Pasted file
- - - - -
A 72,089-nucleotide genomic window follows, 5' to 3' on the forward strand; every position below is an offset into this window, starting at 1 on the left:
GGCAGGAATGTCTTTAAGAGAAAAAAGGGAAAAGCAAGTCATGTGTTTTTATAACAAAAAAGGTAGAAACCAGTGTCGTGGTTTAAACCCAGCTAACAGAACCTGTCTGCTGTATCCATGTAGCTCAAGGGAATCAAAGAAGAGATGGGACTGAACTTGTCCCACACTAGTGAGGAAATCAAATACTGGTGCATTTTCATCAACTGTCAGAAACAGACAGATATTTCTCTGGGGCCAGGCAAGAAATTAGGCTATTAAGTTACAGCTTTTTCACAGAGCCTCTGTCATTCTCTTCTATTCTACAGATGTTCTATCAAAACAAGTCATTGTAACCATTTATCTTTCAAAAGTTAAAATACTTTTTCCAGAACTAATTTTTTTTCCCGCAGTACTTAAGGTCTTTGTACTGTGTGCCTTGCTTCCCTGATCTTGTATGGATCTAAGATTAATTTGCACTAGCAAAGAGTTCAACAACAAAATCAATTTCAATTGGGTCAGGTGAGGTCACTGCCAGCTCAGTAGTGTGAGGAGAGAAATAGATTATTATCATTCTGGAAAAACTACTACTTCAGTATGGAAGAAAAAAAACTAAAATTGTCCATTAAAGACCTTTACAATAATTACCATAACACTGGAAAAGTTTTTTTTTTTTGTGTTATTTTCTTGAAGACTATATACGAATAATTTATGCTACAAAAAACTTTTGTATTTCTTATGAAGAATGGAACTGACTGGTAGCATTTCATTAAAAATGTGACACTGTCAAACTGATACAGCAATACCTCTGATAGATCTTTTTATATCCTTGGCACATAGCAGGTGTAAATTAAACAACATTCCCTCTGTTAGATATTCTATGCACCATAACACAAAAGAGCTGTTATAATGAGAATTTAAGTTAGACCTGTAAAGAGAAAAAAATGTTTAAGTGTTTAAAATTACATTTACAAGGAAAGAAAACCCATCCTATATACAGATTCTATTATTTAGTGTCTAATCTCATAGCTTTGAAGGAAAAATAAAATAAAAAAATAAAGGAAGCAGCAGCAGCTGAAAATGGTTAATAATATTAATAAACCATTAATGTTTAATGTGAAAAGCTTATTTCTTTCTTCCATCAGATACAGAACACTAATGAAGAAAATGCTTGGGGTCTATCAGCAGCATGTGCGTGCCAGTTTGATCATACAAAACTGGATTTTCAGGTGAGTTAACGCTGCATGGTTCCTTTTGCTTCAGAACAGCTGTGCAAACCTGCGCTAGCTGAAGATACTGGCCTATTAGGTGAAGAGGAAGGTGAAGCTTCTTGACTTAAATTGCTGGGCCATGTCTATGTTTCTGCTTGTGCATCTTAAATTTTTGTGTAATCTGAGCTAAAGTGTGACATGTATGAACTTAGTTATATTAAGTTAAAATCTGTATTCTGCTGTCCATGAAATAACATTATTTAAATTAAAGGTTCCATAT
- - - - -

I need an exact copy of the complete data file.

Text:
A 72,089-nucleotide genomic window follows, 5' to 3' on the forward strand; every position below is an offset into this window, starting at 1 on the left:
GGCAGGAATGTCTTTAAGAGAAAAAAGGGAAAAGCAAGTCATGTGTTTTTATAACAAAAAAGGTAGAAACCAGTGTCGTGGTTTAAACCCAGCTAACAGAACCTGTCTGCTGTATCCATGTAGCTCAAGGGAATCAAAGAAGAGATGGGACTGAACTTGTCCCACACTAGTGAGGAAATCAAATACTGGTGCATTTTCATCAACTGTCAGAAACAGACAGATATTTCTCTGGGGCCAGGCAAGAAATTAGGCTATTAAGTTACAGCTTTTTCACAGAGCCTCTGTCATTCTCTTCTATTCTACAGATGTTCTATCAAAACAAGTCATTGTAACCATTTATCTTTCAAAAGTTAAAATACTTTTTCCAGAACTAATTTTTTTTCCCGCAGTACTTAAGGTCTTTGTACTGTGTGCCTTGCTTCCCTGATCTTGTATGGATCTAAGATTAATTTGCACTAGCAAAGAGTTCAACAACAAAATCAATTTCAATTGGGTCAGGTGAGGTCACTGCCAGCTCAGTAGTGTGAGGAGAGAAATAGATTATTATCATTCTGGAAAAACTACTACTTCAGTATGGAAGAAAAAAAACTAAAATTGTCCATTAAAGACCTTTACAATAATTACCATAACACTGGAAAAGTTTTTTTTTTTTGTGTTATTTTCTTGAAGACTATATACGAATAATTTATGCTACAAAAAACTTTTGTATTTCTTATGAAGAATGGAACTGACTGGTAGCATTTCATTAAAAATGTGACACTGTCAAACTGATACAGCAATACCTCTGATAGATCTTTTTATATCCTTGGCACATAGCAGGTGTAAATTAAACAACATTCCCTCTGTTAGATATTCTATGCACCATAACACAAAAGAGCTGTTATAATGAGAATTTAAGTTAGACCTGTAAAGAGAAAAAAATGTTTAAGTGTTTAAAATTACATTTACAAGGAAAGAAAACCCATCCTATATACAGATTCTATTATTTAGTGTCTAATCTCATAGCTTTGAAGGAAAAATAAAATAAAAAAATAAAGGAAGCAGCAGCAGCTGAAAATGGTTAATAATATTAATAAACCATTAATGTTTAATGTGAAAAGCTTATTTCTTTCTTCCATCAGATACAGAACACTAATGAAGAAAATGCTTGGGGTCTATCAGCAGCATGTGCGTGCCAGTTTGATCATACAAAACTGGATTTTCAGGTGAGTTAACGCTGCATGGTTCCTTTTGCTTCAGAACAGCTGTGCAAACCTGCGCTAGCTGAAGATACTGGCCTATTAGGTGAAGAGGAAGGTGAAGCTTCTTGACTTAAATTGCTGGGCCATGTCTATGTTTCTGCTTGTGCATCTTAAATTTTTGTGTAATCTGAGCTAAAGTGTGACATGTATGAACTTAGTTATATTAAGTTAAAATCTGTATTCTGCTGTCCATGAAATAACATTATTTAAATTAAAGGTTCCATAT